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Insulating Blanket - Forno Bravo Forum: The Wood-Fired Oven Community

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New Forno Bravo Forum Feature

Forno Bravo Forum Community,

You will notice a new forum at the top of the main page called, "Ask Me Anything". This forum will be used for live one hour "Ask Me Anything" (AMA) sessions hosted by people who are knowledgeable in different areas pertaining to wood fired ovens. How it works:
- Each AMA will have a "sticky" thread where the community can post questions they would like answered during the live session. This will allow everyone to participate even if you can't be online for the live session. These questions will not be answered by the host until the live AMA; if you need an answer quickly, you should post it in the appropriate Forum area for the community to respond.
- Another thread will be posted for the live AMA. Registered users who are logged in during the live session can interact with the host by asking questions and receiving responses.
- The live thread will remain in the AMA forum to view after the session.

To kick off our AMA feature, we have invited author, chef and master bread maker and host of Pizza Quest, Peter Reinhart, to be our first host! Peter will be in the Forum on Monday, February 15th, from 7:00 - 8:00 pm EST. If you are unable to be online during the live session, you can post your questions in the sticky post. Peter will answer those questions during the live session on February 15th. You can view Peter's answers to your questions as well as what happened during the live session in the session thread.

We hope you enjoy this new feature! Please let us know if there is a topic that you'd like to have as an AMA and we'll look for a host!

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Insulating Blanket

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  • Insulating Blanket

    I am posting this in both places -- here and fornobravo/forum, where
    we will make it sticky.

    Using a ceramic insulating blanket is a good idea, for both brick
    ovens and refractory ovens, because they are efficient, don't use a
    lot of space, and keep loose insulation from ever getting into your
    oven. And they aren't that expensive. Would folks agree with that?
    Unless budget is a serious issue, you should consider using it. (We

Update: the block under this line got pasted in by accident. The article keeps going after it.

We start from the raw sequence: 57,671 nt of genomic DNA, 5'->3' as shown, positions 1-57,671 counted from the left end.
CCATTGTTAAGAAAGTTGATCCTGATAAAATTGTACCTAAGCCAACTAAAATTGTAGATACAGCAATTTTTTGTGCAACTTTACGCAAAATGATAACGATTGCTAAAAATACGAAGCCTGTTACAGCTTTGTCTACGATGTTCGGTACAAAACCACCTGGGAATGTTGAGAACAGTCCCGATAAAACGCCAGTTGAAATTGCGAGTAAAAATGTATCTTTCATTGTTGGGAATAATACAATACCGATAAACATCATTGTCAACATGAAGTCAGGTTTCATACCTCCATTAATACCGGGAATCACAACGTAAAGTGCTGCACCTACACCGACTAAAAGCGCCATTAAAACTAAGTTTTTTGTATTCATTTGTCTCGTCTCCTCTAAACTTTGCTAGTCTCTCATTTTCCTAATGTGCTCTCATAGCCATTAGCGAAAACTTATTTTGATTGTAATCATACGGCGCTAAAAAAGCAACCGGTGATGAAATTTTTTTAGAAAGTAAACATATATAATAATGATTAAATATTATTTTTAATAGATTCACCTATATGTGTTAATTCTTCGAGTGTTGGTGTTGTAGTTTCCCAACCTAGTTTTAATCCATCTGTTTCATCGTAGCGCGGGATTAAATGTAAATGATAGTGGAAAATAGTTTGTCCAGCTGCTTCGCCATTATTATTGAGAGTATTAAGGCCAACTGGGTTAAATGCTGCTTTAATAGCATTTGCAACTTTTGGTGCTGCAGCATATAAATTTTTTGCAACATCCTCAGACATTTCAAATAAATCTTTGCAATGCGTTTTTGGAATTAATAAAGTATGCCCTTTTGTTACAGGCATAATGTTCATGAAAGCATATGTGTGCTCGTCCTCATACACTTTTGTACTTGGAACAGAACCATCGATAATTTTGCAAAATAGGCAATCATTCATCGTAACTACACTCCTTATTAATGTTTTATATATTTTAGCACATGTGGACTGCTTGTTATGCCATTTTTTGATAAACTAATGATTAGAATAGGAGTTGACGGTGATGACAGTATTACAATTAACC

include a large 6#, 1" blanket as part of our refractory ovens.)

    If you are looking for a place to buy a ceramic insulating blanket,
    contact randy.muchow@thermalproductsco.com. They are in Atlanta, and
    ship UPS. Tell them to give you the price for Forno Bravo customers.

    If you find a better source, or a good regional source, let us know.

    James

  • #2
    Try this E-bay seller.* He is in*Portland *He has some interesting stuff*regarding refractory materials and blankets

    *

    *http://stores.ebay.com/HIGH-TEMP-REF...eNameZl2QQtZkm

    *

    *

    Noel

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    • #3
      hi james,

      o.k., i am sold on using a insulating blanket, but how much
      pumice/vermiculate insulation can we save that way ?(what would be the
      ratio, e.g 1inch insulation blanket equals 3 inches of vermiculate as
      an example???)
      i really would like to have a super insulated oven, yet like to get
      down in thickness..., since i also like to have as much space on the
      side of the dome for putting things down while using the oven.

      --simone

      Comment


      • #4
        The rule of thumb is 1" blanket and 4" vermiculite. I had an insulation engineer run a test, and conclude that the blanket replaces 2" of loose vermiculite. We had them run a simulation where they added 1" of insulfrax, and reduced 1" of vermiculite. 1":4", 2":3", etc. over a 24 hour 1000F exposure. The outer face tested consistently dropped by adding 1" more insulfrax and 1" less vermiculite.



        1" Insulfrax Blanket 6#, 4" Vermiculite 1000F** 172F

        2" Insulfrax Blanket 6#, 3" Vermiculite 1000F** 161F

        3" Insulfrax Blanket 6#, 2" Vermiculite 1000F** 151F

        4" Insulfrax Blanket 6#, 1" Vermiculite 1000F** 142F

        5" Insulfrax Blanket 6# ******* 1000F** 135F



        Thinking about it, I should ask him to add 1# insulfrax, and drop 3" of vermiculite and re-run the test. I would note that after 24 hours of 1000F, (which you will not approach), the outer face is barely warm.



        I agree that you want the oven well-insulated, but think that you have some wiggle room. My oven here has 1" of low-tech blanket insulation (I don't even know the name of it, but it can't be close to Insulfrax in efficiency), and 2-3" of vermiculite, and I have never felt heat in my stucco walls. This is an extreme example -- I did it intentionally to see how it would work, and I think we can take a small lesson from the experiment.



        Long answer to a short question -- but some interesting background info.



        James

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